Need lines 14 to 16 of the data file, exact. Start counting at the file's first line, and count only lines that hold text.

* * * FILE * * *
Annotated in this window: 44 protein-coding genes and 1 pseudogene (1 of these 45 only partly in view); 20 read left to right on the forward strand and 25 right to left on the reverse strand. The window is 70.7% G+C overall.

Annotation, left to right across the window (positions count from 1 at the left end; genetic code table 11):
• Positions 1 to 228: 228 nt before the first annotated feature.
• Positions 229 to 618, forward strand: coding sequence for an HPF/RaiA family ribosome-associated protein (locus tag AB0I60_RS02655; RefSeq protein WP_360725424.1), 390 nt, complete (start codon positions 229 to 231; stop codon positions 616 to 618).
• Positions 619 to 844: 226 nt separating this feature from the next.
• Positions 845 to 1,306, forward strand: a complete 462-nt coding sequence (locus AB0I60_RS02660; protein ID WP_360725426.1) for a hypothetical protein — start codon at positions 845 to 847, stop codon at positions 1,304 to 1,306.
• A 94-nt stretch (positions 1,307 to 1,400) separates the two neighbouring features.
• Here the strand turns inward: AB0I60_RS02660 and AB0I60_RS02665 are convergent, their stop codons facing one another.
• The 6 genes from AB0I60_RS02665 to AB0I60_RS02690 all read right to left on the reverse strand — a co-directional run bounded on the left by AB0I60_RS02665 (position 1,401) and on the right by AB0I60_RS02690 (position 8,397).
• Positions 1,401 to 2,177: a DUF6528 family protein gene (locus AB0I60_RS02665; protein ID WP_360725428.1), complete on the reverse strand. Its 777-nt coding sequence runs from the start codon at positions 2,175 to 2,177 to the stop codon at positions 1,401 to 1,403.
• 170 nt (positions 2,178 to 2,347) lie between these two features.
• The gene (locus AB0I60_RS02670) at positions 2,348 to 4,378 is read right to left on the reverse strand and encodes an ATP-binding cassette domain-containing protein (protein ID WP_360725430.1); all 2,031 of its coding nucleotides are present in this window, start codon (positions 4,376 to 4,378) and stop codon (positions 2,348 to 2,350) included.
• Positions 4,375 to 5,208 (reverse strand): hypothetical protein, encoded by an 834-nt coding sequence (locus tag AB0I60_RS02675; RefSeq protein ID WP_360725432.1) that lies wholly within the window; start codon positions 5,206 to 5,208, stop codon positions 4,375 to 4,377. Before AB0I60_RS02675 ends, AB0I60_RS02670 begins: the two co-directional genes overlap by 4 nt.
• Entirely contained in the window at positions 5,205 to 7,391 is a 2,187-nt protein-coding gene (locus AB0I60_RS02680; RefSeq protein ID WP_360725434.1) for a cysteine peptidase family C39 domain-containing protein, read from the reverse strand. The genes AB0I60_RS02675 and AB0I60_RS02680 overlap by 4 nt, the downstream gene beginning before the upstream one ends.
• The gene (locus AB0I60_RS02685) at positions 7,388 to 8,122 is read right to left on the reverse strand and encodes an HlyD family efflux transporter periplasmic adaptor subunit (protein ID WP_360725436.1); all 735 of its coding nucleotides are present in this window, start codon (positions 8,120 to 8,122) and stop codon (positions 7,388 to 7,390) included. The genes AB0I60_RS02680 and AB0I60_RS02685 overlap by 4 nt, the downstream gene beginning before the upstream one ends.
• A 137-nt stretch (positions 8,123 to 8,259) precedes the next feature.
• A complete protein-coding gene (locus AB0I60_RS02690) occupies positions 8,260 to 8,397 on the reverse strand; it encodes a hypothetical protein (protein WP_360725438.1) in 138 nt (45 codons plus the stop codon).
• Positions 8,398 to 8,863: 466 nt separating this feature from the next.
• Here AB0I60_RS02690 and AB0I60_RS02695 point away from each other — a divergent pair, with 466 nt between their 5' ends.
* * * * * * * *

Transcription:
• Entirely contained in the window at positions 5,205 to 7,391 is a 2,187-nt protein-coding gene (locus AB0I60_RS02680; RefSeq protein ID WP_360725434.1) for a cysteine peptidase family C39 domain-containing protein, read from the reverse strand. The genes AB0I60_RS02675 and AB0I60_RS02680 overlap by 4 nt, the downstream gene beginning before the upstream one ends.
• The gene (locus AB0I60_RS02685) at positions 7,388 to 8,122 is read right to left on the reverse strand and encodes an HlyD family efflux transporter periplasmic adaptor subunit (protein ID WP_360725436.1); all 735 of its coding nucleotides are present in this window, start codon (positions 8,120 to 8,122) and stop codon (positions 7,388 to 7,390) included. The genes AB0I60_RS02680 and AB0I60_RS02685 overlap by 4 nt, the downstream gene beginning before the upstream one ends.
• A 137-nt stretch (positions 8,123 to 8,259) precedes the next feature.